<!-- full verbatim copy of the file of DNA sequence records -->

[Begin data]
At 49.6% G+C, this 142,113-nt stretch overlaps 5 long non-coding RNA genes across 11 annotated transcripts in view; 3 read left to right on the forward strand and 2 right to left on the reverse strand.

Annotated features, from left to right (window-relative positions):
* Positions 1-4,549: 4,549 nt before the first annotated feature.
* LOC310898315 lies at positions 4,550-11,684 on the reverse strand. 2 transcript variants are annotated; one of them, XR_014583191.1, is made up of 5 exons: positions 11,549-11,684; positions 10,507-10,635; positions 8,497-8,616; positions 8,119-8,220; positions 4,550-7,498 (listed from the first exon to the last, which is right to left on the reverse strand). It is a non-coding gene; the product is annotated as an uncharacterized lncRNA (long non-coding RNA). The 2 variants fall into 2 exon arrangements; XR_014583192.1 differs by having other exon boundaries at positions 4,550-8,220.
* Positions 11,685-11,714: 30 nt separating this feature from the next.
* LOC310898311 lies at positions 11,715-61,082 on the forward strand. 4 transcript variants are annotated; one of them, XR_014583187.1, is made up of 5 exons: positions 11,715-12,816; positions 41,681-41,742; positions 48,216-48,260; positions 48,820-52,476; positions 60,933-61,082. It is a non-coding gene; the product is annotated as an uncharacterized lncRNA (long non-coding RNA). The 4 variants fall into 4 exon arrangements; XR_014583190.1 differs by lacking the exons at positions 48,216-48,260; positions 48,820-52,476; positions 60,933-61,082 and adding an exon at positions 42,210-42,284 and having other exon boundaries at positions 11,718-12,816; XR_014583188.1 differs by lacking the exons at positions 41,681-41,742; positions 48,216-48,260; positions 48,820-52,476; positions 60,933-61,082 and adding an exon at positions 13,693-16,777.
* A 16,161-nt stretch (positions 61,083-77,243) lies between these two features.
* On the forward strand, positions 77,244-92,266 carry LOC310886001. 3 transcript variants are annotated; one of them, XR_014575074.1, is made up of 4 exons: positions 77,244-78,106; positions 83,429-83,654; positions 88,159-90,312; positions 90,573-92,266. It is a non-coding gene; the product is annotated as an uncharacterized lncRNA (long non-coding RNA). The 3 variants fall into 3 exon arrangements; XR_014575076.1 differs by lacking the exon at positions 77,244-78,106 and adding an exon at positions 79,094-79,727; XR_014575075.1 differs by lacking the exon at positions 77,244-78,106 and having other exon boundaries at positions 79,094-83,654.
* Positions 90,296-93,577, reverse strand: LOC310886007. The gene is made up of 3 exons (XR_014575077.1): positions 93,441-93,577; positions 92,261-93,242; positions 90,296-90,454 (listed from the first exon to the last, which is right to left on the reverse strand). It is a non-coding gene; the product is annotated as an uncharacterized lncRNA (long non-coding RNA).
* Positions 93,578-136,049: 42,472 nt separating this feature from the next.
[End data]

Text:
At 49.6% G+C, this 142,113-nt stretch overlaps 5 long non-coding RNA genes across 11 annotated transcripts in view; 3 read left to right on the forward strand and 2 right to left on the reverse strand.

Annotated features, from left to right (window-relative positions):
* Positions 1-4,549: 4,549 nt before the first annotated feature.
* LOC310898315 lies at positions 4,550-11,684 on the reverse strand. 2 transcript variants are annotated; one of them, XR_014583191.1, is made up of 5 exons: positions 11,549-11,684; positions 10,507-10,635; positions 8,497-8,616; positions 8,119-8,220; positions 4,550-7,498 (listed from the first exon to the last, which is right to left on the reverse strand). It is a non-coding gene; the product is annotated as an uncharacterized lncRNA (long non-coding RNA). The 2 variants fall into 2 exon arrangements; XR_014583192.1 differs by having other exon boundaries at positions 4,550-8,220.
* Positions 11,685-11,714: 30 nt separating this feature from the next.
* LOC310898311 lies at positions 11,715-61,082 on the forward strand. 4 transcript variants are annotated; one of them, XR_014583187.1, is made up of 5 exons: positions 11,715-12,816; positions 41,681-41,742; positions 48,216-48,260; positions 48,820-52,476; positions 60,933-61,082. It is a non-coding gene; the product is annotated as an uncharacterized lncRNA (long non-coding RNA). The 4 variants fall into 4 exon arrangements; XR_014583190.1 differs by lacking the exons at positions 48,216-48,260; positions 48,820-52,476; positions 60,933-61,082 and adding an exon at positions 42,210-42,284 and having other exon boundaries at positions 11,718-12,816; XR_014583188.1 differs by lacking the exons at positions 41,681-41,742; positions 48,216-48,260; positions 48,820-52,476; positions 60,933-61,082 and adding an exon at positions 13,693-16,777.
* A 16,161-nt stretch (positions 61,083-77,243) lies between these two features.
* On the forward strand, positions 77,244-92,266 carry LOC310886001. 3 transcript variants are annotated; one of them, XR_014575074.1, is made up of 4 exons: positions 77,244-78,106; positions 83,429-83,654; positions 88,159-90,312; positions 90,573-92,266. It is a non-coding gene; the product is annotated as an uncharacterized lncRNA (long non-coding RNA). The 3 variants fall into 3 exon arrangements; XR_014575076.1 differs by lacking the exon at positions 77,244-78,106 and adding an exon at positions 79,094-79,727; XR_014575075.1 differs by lacking the exon at positions 77,244-78,106 and having other exon boundaries at positions 79,094-83,654.
* Positions 90,296-93,577, reverse strand: LOC310886007. The gene is made up of 3 exons (XR_014575077.1): positions 93,441-93,577; positions 92,261-93,242; positions 90,296-90,454 (listed from the first exon to the last, which is right to left on the reverse strand). It is a non-coding gene; the product is annotated as an uncharacterized lncRNA (long non-coding RNA).
* Positions 93,578-136,049: 42,472 nt separating this feature from the next.